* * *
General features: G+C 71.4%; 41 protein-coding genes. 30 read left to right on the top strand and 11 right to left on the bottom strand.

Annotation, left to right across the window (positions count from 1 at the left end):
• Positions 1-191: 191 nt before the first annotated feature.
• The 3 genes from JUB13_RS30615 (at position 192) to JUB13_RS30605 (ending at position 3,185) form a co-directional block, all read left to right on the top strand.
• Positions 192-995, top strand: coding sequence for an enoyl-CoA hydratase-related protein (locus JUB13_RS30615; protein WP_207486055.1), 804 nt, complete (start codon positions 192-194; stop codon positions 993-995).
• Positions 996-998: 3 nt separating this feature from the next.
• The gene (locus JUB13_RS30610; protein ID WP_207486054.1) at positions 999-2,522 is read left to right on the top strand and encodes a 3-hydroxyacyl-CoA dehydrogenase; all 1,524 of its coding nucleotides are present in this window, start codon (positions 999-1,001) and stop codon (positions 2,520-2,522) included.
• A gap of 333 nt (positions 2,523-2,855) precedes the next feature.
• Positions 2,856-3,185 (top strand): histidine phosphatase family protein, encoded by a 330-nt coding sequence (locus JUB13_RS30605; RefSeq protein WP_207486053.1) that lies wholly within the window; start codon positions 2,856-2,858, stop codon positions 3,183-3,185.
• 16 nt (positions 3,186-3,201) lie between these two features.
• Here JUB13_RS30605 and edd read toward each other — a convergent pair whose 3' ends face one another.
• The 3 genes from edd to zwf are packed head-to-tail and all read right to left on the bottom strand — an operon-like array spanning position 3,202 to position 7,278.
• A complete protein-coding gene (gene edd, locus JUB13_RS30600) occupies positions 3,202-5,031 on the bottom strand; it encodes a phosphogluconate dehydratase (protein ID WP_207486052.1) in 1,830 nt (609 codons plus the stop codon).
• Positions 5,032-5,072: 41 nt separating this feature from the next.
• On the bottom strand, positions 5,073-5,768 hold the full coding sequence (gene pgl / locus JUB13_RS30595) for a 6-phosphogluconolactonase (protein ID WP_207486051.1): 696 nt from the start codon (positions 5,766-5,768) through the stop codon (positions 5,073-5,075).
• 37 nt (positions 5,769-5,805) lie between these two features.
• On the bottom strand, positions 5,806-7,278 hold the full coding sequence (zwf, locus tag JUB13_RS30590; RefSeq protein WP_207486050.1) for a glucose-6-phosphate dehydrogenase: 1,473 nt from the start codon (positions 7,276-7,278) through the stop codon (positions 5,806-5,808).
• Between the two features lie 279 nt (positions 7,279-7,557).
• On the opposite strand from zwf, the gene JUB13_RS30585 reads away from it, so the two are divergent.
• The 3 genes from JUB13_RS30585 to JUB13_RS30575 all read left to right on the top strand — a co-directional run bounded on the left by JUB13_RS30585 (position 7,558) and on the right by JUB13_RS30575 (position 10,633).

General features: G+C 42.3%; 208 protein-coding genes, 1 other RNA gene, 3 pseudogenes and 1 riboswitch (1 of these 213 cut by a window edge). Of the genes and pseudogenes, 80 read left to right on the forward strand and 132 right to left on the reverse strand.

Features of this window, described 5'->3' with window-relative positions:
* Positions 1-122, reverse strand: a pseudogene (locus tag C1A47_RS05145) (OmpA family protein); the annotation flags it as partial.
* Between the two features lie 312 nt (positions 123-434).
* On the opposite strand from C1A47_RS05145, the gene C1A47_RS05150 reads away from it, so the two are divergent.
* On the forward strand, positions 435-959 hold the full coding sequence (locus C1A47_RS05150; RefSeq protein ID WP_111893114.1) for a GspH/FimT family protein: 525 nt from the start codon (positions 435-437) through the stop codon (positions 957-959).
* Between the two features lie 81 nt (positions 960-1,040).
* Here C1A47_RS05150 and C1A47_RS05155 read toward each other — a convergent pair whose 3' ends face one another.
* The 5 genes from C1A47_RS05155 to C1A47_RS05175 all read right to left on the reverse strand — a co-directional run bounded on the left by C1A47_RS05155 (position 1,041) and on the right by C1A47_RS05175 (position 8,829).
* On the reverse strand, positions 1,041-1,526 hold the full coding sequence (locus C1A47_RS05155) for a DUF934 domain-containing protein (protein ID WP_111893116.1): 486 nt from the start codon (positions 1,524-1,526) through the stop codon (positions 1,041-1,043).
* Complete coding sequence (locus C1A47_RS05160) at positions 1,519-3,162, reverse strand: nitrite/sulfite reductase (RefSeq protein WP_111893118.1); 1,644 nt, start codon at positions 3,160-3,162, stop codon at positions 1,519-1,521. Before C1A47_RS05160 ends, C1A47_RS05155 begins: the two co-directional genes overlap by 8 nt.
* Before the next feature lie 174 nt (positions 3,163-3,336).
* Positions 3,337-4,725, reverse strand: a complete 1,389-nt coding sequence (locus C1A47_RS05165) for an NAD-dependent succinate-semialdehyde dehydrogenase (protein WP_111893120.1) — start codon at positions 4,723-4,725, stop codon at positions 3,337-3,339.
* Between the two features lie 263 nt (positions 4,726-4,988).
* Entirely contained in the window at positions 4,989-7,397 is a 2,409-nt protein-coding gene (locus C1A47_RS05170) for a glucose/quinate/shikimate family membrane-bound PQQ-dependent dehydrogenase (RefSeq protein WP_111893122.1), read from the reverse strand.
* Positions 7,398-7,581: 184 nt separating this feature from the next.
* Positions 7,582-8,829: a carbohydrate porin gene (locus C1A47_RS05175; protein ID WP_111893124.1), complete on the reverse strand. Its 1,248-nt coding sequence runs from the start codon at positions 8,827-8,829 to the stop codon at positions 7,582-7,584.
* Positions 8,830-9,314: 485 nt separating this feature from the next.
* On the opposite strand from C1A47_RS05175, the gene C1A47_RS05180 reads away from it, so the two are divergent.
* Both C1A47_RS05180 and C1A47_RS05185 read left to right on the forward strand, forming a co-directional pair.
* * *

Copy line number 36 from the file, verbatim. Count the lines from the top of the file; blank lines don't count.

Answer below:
* Positions 7,398-7,581: 184 nt separating this feature from the next.